Two agriculture undergraduates at University Centre Reaseheath have celebrated success in the prestigious Royal Association of British Dairy Farmers (RABDF) Awards 2021.
Hannah Morten, who is in her final year of a Foundation Degree in Agriculture with Dairy Herd Management, was runner-up in the RABDF Farm Health Management Award (University Category), while fellow undergraduate Ben Broughton was one of seven finalists in the RABDF Dairy Student of the Year.
Both national awards attracted bumper entries which were described by head judge and award chairman John Sumner as among the best the RABDF had ever received – and very hard to separate.
The competition took place virtually due to Covid-19 restrictions so sadly Hannah missed out on her formal certificate presentation at Dairy-Tech and Ben was unable to give his presentation and interview live at the Farmers Club in London. But both agreed that their achievements were a highlight in a challenging year and would stand them in good stead for the future.
The RABDF Farm Health Management Award, sponsored by Volac, tested the candidates’ knowledge on the importance of proactive farm health management – a key element of the new Agriculture Act.
Hannah, who lives on a mixed farm and works for pioneering animal genetics company Genus ABS as a Reproductive Management System (RMS) Technician alongside her studies, focussed her 1,500 word essay on mastitis and lameness in dairy cows.
Using the knowledge gained through her degree and through personal experience, she outlined a successful approach to health planning and its positive effect on animal welfare and farm business profitability. The judging panel scored her highly for relevance, research and presentation.
Hannah said: “I was surprised but delighted when I heard I was runner-up in the category. I enjoyed looking into health planning and highlighting how even small changes can have a big impact on the health, yield and profitability of a milking herd.”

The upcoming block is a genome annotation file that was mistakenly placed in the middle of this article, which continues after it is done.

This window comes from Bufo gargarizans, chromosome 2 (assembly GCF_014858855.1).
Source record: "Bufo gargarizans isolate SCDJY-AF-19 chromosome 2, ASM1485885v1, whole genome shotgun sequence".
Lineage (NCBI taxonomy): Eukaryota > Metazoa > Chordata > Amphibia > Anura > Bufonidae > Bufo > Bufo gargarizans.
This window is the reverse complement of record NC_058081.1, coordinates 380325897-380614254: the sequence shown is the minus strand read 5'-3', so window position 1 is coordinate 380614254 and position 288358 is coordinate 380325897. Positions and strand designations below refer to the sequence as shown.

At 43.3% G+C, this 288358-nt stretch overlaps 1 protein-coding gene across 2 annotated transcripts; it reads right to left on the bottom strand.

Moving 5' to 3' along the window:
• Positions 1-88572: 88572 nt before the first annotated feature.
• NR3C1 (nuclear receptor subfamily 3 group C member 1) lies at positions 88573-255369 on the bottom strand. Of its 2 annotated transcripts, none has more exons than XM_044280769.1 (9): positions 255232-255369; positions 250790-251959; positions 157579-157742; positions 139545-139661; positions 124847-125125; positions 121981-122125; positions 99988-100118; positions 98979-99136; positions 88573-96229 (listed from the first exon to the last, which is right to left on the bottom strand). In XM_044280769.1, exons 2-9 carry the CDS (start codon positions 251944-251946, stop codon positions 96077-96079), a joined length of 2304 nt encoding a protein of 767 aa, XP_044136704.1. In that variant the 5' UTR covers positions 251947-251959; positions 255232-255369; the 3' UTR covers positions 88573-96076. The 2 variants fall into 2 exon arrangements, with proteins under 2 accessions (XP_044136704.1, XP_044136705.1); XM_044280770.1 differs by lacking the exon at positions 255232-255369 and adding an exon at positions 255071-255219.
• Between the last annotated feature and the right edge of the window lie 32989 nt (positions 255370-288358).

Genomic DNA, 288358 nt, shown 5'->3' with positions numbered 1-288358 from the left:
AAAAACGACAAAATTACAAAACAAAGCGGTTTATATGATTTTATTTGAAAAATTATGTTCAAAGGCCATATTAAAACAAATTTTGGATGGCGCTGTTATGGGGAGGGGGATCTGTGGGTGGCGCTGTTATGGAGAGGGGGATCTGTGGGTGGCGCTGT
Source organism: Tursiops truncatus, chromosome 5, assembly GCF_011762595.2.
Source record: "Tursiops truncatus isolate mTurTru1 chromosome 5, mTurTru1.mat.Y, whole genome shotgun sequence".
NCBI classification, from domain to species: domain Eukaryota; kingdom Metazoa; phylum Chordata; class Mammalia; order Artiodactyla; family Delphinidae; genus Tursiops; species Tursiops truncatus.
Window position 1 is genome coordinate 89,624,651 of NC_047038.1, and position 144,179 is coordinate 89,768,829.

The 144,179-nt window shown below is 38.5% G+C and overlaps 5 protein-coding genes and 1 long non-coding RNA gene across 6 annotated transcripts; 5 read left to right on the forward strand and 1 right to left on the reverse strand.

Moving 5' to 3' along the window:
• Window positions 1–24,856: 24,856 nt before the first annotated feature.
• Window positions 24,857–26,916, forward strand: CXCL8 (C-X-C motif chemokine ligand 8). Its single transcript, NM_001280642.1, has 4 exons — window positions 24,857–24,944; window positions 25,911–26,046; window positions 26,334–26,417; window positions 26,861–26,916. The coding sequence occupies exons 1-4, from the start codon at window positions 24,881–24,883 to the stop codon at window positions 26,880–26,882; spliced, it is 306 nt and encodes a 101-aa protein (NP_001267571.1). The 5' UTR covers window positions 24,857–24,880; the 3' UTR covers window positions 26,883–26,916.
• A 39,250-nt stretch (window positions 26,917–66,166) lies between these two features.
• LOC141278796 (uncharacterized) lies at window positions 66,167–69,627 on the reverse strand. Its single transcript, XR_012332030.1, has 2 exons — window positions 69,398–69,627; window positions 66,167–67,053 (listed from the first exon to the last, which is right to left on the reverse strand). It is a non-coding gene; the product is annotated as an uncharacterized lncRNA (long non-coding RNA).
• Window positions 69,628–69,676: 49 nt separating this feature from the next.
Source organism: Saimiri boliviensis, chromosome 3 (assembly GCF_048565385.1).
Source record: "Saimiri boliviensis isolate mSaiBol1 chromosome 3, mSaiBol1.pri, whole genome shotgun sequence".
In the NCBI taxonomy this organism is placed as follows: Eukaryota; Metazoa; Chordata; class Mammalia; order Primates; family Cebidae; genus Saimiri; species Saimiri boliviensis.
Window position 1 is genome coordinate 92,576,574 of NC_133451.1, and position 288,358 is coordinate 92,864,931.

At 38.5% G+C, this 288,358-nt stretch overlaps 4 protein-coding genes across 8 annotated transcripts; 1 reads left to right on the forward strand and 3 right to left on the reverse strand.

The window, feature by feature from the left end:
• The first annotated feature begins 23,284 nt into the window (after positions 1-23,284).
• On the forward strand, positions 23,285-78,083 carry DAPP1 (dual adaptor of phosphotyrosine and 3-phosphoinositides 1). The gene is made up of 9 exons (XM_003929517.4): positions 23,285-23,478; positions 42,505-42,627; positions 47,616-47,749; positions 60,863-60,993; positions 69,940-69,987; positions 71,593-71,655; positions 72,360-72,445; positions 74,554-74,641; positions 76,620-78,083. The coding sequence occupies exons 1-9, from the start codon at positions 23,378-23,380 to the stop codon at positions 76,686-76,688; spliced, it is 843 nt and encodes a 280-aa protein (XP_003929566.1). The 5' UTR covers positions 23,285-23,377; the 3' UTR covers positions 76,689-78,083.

For the RABDF Dairy Student of the Year Award, sponsored by Mole Valley Farmers, Ben Broughton had to complete a demanding two-tier competition aimed at modern dairy farmers who understood their industry and how best to apply farming methods to achieve optimum results. Apart from demonstrating academic strengths, candidates had to prove they were up to technical and management challenges and had a good understanding of the wider issues affecting the industry. Judges were also looking for ambition and potential career progression.
The first tier required a detailed response to a dairy farm case study outlining practical solutions to improving herd performance, technical efficiency and financial output. The finalists then had to give an on-line presentation about how their industry might need to change to meet future demand, followed by a zoom interview with judges.
Ben said: “For the final I suggested ways to increase transparency which would highlight to the public what a good job farmers do. I also discussed ways in which the industry could be more sustainable and efficient, such as by sharing equipment and increasing home grown feed crops.
“It was a good experience and I received useful feedback from the judges about ways to fine tune my on-line interview.”
Course Manager Tom Furness said: “I am very proud of my students’ achievements, particularly in such a challenging year. They are both very talented and hard working and have great futures ahead.”
Last year Foundation Degree in Agriculture with Dairy Herd Management undergraduate Olivia Edgerton was runner-up in the RABDF Dairy Student of the Year Award.
RABDF is the sole UK charity focussed on the unique needs of milk producers and the only dairy organisation representing farmers that holds a Royal Warrant.
For more about our agriculture degrees see www.ucreaseheath.ac.uk/courses/agriculture